[ASH] ASH #92 - Kheper's Path IV - Newborn Dawn
Dave Van Domelen
dvandom at eyrie.org
Mon Sep 15 13:02:12 PDT 2008
The cover shows Gimble, in insect form, covered in blood spatters and
huddled on a dirty kitchen tile floor, weeping. A gun is aimed at her head,
held by a male hand, but the rest of the figure is off the edge of the page.
//|| //^^\\ || || .|. COHERENT COMICS UNINCORPORATED PRESENTS
// || \\ || || --X---------------------------------------------
//======================= '|` ACADEMY OF SUPER-HEROES #92
// || \\ || || Kheper's Path IV: Newborn Dawn
// || \\__// || || Copyright 2008 by Dave Van Domelen
ACADEMY OF SUPER-HEROES ROLL CALL
CODENAME REAL NAME POWERS ASSIGNMENT
-------- --------- ------ ----------
Solar Max Jonathan Zachary Spacetime Control AMERICA
Meteor Sarah Grant-Taylor Superspeed AMERICA
Scorch Scott Handleman Pyrokinetic CANADA
Green Knight Salvatore Napier Strength, Regeneration MEXICO
Fury Arin Kelsey Concussion Blasts MEXICO
Contact Aaron Zander Psi, Mind-over-Body DIPLOMATIC
Breaker Christina Li Telekinesis DIPLOMATIC
Essay Sara Ana Henderson Gadgeteer VENUS
Peregryn Howard Henderson Jr. Elemental Mage VENUS
Beacon George Sylvester Living Light VENUS
Geode Unknown Living Crystal VENUS
Lightfoot Tom Dodson Velocity Control TRANSIT
A Note To Readers:
Yes, normally I do all the authorial comments at the end of the issue,
but this story involves some things that readers may find particularly
troublesome, and I felt I should warn you in advance.
The way Magene powers work is that they're theoretically always
voluntary, which means that anyone with powers they can't turn off is
probably psychologically damaged in some way. For instance, a telepath who
can't turn off his talent because he's paranoid and has a deep-seated need to
know if anyone's thinking of hurting him. Or the case of the Base of the
Pillar, who probably could have turned human if she hadn't feared the
discovery that she *was* human (whether Geode could turn human is another
matter entirely, it's possible she's stuck that way no matter how well-
adjusted she eventually becomes).
This issue looks at the events that made Gimble transform permanently
into an insectoid, forced to moult painfully on a regular basis and feed on
excrement. As one might imagine, under her seemingly sane facade there have
got to be some serious issues, and some of those issues will come to light in
this issue. Readers who think they might have trouble dealing with fictional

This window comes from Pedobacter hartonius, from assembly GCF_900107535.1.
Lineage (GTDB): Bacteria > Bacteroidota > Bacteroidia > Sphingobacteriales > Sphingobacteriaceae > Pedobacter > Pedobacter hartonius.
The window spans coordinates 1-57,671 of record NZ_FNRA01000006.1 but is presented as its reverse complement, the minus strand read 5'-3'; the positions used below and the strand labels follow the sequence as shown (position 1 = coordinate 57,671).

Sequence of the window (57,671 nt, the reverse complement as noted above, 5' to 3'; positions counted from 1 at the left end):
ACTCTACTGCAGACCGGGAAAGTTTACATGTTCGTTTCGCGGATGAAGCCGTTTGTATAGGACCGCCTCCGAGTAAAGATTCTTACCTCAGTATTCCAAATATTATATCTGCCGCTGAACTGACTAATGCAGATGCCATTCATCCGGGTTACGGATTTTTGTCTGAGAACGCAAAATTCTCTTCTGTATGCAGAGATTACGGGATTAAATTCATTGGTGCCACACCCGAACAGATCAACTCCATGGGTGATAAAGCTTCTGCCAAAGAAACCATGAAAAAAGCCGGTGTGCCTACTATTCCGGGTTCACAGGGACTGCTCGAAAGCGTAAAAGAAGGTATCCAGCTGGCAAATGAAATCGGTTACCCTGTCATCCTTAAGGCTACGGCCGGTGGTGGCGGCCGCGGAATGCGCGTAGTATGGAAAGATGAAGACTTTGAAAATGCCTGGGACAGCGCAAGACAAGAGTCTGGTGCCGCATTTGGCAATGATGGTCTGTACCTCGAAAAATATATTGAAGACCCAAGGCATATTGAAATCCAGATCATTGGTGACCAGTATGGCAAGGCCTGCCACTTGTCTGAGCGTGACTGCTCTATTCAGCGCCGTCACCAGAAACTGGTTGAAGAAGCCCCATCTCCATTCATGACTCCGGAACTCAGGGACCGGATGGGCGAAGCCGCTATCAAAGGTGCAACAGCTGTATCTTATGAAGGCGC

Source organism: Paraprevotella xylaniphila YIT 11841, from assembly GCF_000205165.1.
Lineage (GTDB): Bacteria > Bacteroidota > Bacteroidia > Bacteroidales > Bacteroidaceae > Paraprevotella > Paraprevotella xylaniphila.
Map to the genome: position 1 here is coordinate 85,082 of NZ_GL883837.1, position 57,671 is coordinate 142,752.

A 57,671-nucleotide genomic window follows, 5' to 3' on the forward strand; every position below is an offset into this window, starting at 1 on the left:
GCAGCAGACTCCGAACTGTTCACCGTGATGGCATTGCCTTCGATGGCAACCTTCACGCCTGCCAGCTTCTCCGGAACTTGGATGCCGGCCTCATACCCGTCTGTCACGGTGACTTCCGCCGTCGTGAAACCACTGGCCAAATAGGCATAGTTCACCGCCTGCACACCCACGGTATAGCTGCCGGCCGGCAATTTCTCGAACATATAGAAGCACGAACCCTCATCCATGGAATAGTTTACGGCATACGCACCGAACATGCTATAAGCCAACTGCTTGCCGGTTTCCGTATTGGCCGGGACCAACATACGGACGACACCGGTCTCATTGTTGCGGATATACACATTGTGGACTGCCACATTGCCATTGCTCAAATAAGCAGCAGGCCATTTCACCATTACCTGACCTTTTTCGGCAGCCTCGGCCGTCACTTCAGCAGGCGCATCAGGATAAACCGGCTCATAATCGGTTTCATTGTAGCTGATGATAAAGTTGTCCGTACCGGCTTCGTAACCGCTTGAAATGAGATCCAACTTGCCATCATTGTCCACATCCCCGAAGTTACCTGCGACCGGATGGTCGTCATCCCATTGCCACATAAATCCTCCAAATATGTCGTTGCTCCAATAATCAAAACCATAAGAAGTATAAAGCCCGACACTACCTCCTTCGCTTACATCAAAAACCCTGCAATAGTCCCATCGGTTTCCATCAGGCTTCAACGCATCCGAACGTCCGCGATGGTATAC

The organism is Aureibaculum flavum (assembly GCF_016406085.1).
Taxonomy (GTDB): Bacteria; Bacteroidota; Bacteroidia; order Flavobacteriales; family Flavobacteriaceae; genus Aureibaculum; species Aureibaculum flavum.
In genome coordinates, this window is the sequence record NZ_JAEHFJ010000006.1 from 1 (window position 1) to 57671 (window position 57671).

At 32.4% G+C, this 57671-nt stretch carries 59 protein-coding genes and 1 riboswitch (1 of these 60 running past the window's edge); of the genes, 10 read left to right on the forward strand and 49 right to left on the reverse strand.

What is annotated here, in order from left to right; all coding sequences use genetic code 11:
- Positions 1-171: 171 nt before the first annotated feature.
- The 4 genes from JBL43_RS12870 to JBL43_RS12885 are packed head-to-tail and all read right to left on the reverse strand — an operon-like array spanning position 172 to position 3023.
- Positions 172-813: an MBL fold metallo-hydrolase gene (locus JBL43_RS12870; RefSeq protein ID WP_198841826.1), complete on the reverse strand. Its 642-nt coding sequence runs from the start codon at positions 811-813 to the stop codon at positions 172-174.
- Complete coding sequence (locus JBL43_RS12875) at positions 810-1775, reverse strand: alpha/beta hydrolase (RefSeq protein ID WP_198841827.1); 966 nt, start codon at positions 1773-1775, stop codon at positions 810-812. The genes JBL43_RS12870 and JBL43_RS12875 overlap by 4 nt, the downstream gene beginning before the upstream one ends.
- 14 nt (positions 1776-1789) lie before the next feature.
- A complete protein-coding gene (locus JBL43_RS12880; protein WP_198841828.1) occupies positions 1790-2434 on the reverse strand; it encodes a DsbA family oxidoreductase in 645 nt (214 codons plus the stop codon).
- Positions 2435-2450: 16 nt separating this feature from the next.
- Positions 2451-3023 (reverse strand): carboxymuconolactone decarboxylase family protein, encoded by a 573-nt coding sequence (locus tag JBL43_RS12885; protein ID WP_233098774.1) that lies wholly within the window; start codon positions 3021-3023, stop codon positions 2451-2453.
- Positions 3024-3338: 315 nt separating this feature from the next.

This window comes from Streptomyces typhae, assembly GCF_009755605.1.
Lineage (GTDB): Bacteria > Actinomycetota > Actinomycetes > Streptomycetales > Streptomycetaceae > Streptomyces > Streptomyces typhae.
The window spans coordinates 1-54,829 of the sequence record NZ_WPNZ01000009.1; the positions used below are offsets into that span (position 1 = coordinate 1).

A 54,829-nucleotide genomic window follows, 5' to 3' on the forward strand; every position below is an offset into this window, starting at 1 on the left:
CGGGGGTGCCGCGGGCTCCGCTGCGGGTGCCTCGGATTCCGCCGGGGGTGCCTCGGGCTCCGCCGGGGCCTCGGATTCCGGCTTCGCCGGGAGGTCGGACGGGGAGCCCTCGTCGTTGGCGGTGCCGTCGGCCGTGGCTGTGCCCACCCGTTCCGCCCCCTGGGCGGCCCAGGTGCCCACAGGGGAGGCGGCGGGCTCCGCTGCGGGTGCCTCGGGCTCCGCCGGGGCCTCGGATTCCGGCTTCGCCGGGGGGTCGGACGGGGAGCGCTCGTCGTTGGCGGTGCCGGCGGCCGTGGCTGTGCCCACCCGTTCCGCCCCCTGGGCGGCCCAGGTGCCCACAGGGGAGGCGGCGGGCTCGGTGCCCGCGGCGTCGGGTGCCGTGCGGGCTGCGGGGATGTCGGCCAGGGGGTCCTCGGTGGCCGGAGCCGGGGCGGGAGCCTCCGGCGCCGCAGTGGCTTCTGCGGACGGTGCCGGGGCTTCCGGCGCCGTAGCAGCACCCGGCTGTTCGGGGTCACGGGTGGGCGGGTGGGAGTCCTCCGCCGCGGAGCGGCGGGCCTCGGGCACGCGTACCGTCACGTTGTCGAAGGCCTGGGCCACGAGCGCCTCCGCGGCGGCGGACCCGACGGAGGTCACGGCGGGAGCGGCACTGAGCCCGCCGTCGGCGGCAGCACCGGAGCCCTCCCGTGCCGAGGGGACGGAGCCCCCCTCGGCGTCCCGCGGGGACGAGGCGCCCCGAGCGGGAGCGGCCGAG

accounts of childhood trauma and abuse should skip the scene set in 2008. I
hope to present it in a respectful way, but since I never had such a
significant trauma in my own life, I can't say for sure how "trigger-y" it
might be for others.
[May 16, 2026 - Detroit, Michigan Sector]
Macy was shivering, her knees pulled up to her chest.
Doctor Reyes let the silence go on for several long minutes, before
finally asking, "What was it you remembered? What was the firecracker the
trigger for? Can you remember that for me now?"
* * * *
[December 25, 2008 - Manhattan, New York]
"I want a new mom for Christmas," Petey sighed. He was careful to say
it quietly enough that only Macy could hear it over the artificially manic
sounds of the holiday special showing on the television.
Macy didn't say anything. Mom was better than dad, at least to her,
even if she seemed a bit quick to give Petey a spanking when he did something
wrong. Dad was mean, even if he never hit her. But she didn't want to get
into a fight with her little brother, not on Christmas. Maybe Santa was just
late. Dad had said Santa went away with all the other super people ten years
ago, but he said that sort of thing all the time. The sort of thing he knew
"I don't like it when mom hits dad," Petey added. "It makes dad sad."
Well, that was fine, as far as Macy was concerned. Dad deserved to be
sad, the way he treated Macy. Even the worst bullies at school would get
bored and move on to picking on someone else eventually, but it was like Macy
was the only person dad *could* pick on. She wished he'd at least pick on
Petey sometimes, instead of her. Even being quiet and ignoring dad didn't
make him stop, and it usually worked on the bullies!
Shouting started in the kitchen. Macy sighed and grabbed the remote,
turning up the volume on the TV. They'd almost made it to lunch without a
fight. At least most days, mom and dad were both at work most of the day,
and Macy and Petey were at school, so they couldn't fight. With each other,
anyway. But "Christmas is for family," like the TV kept saying, and they'd
spent the whole day in the same apartment. It was a pretty big apartment,
compared to the places Macy's few friends lived, but it would have had to be
gigantic to keep everyone far enough apart to prevent fighting.
The kitchen door flew open and dad stormed out, followed closely by
mom. He was wearing his coat and tugging on a hat, as if he planned to go
"...you ignore me, Steven!" mom bellowed as she slammed the door behind
"I'll pay attention when you ha...OOP!" dad nearly tripped over Macy,
then barely avoided stepping on Petey as he tried to recover his balance.
"Damn it, you little cockroach! You almost made me hurt your brother! Why
do you have to be underfoot all the time?"
"Don't you use that tone of voice on my daughter," mom warned, a cold
fire burning in her eyes. "She can't help it if you're...clumsy," she
Dad *was* pretty clumsy, at least that was what she told her friends
when they asked about his occasional black eyes or bruised hands. For a
while, she'd even believed that, but she'd seen mom hit dad too many times
now to accept the comforting lie.